My heart rate was high. My legs burning. And, my lungs aching. I was at my limit. Beyond my lactate threshold. This was a 25 km sprint. A 25 km time trial. No stops. No stop signs. No stop lights. No traffic. Just me, my bike, and the road, in the eye of a thunderstorm.

Fear is what motivated me. Fear of the storm. Fear of possible lightening strikes. This storm taught me that I could work harder, and longer, than I thought possible.

I got home in record time. I cycled faster than I ever have for 25 km. It was a sprint on relatively level ground. No drafting. No descents. Just me motivated like never before.

This storm has changed my training goals … 😂

That’s progress … 🤔

I have been making a lot of noise about cycling numbers these days, and admit I am a slave to them, despite my best intentions.

Nothing measured, nothing managed. Right?

If you have been following this blog, you know I installed a cadence sensor on my road bike. I had been training indoors on a Keiser spinning bike during the winter months, and became accustomed to both the power and cadence displays. There is a direct correlation. It takes more power to turn a larger gear, but you tire more quickly. On the other hand, if you spin a lower gear at a higher cadence, you generate similar power, but with less effort, and can last longer. Why? Because you are using your cardiovascular system, not your leg muscles, to do the work. If you watch the pros, they spin fast, AND in a high gear. That’s why they are pros.

My goal this season is to ride at a higher cadence. This will help with the endurance events I have planned. The ideal, apparently, is to spin at a rate of 90-100 RPM. That is my goal. Easy enough inside on a trainer. Something else again on a road bike over varied terrain, and weather conditions.

Well, today is a landmark day.

I rode ~ 35 km, averaging over 25 KPM with an average cadence of 91 RPM. Before you boohoo this, let me say it was not the easiest of routes. It was partly into a strong wind, and there was 6 km of climbing, some hills with a 6% grade. And, I did repeats on one of them. So, it wasn’t a flat ride. It isn’t the hardest, but it’s not the easiest either. I have never seen these numbers before. Anywhere. And keep in mind. There are averages. I saw 45 KPH and 106 RPM displayed more than once. I must be improving. I can average a 90-100 cadence more easily, even while climbing, and it seems, in a larger gear.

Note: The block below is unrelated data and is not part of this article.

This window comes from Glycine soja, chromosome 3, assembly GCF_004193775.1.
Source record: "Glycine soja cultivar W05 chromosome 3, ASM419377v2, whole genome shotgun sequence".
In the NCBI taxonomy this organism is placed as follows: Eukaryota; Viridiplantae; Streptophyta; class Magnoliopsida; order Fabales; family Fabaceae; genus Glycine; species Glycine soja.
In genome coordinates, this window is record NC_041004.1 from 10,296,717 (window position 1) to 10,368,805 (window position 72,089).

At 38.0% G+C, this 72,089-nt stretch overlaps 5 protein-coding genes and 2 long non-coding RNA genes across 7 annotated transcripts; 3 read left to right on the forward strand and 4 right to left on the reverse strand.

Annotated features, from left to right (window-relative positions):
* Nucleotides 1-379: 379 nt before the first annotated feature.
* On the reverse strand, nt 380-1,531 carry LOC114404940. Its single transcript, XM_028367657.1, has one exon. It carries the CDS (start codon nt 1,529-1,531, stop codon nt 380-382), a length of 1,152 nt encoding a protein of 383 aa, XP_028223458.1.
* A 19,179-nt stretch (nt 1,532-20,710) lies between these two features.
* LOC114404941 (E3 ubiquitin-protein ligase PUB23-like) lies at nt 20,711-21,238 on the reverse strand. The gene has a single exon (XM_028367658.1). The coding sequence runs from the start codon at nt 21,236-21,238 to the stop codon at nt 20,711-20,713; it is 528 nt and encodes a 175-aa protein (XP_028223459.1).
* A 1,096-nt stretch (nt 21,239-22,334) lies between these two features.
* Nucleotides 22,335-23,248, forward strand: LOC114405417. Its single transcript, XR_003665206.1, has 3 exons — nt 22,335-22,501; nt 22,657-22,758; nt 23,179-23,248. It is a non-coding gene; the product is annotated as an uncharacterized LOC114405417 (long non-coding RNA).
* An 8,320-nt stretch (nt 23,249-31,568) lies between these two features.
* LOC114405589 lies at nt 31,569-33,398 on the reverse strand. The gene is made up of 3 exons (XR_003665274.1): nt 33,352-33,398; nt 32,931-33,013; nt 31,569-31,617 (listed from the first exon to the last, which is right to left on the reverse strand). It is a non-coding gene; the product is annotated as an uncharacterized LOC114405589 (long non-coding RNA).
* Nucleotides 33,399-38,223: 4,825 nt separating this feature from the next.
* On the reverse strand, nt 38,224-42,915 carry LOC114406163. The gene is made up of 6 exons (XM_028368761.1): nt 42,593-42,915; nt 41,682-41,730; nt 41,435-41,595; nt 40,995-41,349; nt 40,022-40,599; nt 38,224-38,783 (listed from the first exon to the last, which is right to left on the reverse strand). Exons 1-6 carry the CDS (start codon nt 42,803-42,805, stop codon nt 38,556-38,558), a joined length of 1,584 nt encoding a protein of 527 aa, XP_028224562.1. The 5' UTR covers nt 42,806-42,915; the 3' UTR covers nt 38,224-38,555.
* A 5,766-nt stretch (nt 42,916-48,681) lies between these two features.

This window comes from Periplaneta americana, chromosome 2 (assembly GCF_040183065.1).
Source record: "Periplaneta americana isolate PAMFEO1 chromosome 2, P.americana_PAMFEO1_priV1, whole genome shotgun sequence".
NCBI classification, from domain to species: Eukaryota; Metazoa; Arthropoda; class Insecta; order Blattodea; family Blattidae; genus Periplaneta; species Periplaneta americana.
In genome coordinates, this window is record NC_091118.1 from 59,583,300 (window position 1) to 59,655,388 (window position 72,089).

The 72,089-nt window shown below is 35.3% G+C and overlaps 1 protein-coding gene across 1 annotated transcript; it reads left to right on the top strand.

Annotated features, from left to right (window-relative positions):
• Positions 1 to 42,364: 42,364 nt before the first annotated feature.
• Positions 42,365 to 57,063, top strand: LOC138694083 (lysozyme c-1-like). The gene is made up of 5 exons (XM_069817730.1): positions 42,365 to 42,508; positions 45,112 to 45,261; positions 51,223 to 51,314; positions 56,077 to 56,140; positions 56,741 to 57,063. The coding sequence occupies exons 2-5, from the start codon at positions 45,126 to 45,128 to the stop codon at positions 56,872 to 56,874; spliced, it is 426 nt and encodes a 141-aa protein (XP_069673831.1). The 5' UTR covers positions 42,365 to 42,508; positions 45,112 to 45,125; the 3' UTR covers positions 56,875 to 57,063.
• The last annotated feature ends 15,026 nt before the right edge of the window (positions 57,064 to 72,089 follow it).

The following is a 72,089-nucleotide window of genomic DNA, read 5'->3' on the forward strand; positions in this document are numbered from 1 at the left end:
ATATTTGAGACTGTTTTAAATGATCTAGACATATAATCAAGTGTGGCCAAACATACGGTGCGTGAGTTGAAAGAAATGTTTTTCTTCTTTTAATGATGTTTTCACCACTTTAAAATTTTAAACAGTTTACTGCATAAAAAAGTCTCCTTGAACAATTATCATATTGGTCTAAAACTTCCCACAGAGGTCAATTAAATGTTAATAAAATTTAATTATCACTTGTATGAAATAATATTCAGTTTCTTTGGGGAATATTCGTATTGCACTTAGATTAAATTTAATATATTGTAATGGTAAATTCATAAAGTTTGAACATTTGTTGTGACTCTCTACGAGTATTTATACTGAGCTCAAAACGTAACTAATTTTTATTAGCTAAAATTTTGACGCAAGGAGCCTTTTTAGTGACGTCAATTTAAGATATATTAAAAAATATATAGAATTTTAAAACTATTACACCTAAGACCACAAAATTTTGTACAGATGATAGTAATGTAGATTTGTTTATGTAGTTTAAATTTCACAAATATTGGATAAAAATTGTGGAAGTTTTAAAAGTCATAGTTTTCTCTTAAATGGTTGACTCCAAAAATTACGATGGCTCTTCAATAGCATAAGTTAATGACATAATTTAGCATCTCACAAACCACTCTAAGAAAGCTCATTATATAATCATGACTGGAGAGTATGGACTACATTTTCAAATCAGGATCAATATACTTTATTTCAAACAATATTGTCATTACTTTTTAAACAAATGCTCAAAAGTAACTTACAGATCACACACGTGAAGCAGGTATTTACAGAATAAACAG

If I can do this on the harder of the 2 weekday rides I do, maybe I can average 30 kph on the easier route where the hills only average a 2-3% grade.

That’s progress … 🤔

I don’t do recreational … 🤔

IMG_7010

I don’t do recreational.

I no longer do leisurely, recreational rides with friends, and family. Not ever. I used to. However, these days, every ride is a training ride. I like cycling fast. And, I like to climb. Not everyone does. I ride to get stronger, and faster. I’m not riding to relax.

Today, while taping updated heart rate training zones to the stem of my road bike, I realized I no longer do recreational rides. How could I with those zones staring me in the face every pedal stroke. The VDO M6 cycling computer tracks the time spent in each of 4 user-defined training zones. Coaches use a different number of zones ranging from 4-7. I tailor the M6’s zones based on the 6 zones reported by the WattBike power calculator.

Now that I have switched to a more polarized regimen, I focus on zones 1, 3, and 4. Zone 2 is the “garbage” zone where I do not want to spend much time. These workouts are not hard enough to have any training effect, and yet stress the body enough to require additional recovery time. Whereas Zone 1 workouts are easier, also have little training effect, but stress the system less, and aid recovery, particularly for the older athlete. For the next 2 months, I plan to spend 80-85% of my time in Zone 1, and 15-20% in Zones 3 & 4,  where the greatest training effect takes place.

Polarized.

One end of the scale to the other, with no time spent in between,

This is how endurance athletes train.

What does this training look like? Well,  I’ll complete 1-2 hard rides per week at my lactate threshold level, or higher. Or, in practical terms, hill repeats. I find a 3+ km hill with a 5% (or steeper) gradient, and race up it 4-6 times. 7-8 minutes up. 2-3 minutes down. Times 4.

Hill repeats are not fun. If done correctly, they hurt. But there is no better way to improve power, and stamina on the bike. This is the reason I need training zones taped to my stem. I need to see that I’m pedalling easily enough to stay in Zone 1 for extended periods. And, I need to see that I am working hard enough on the hills to get into, and stay, in Zones 3, and 4.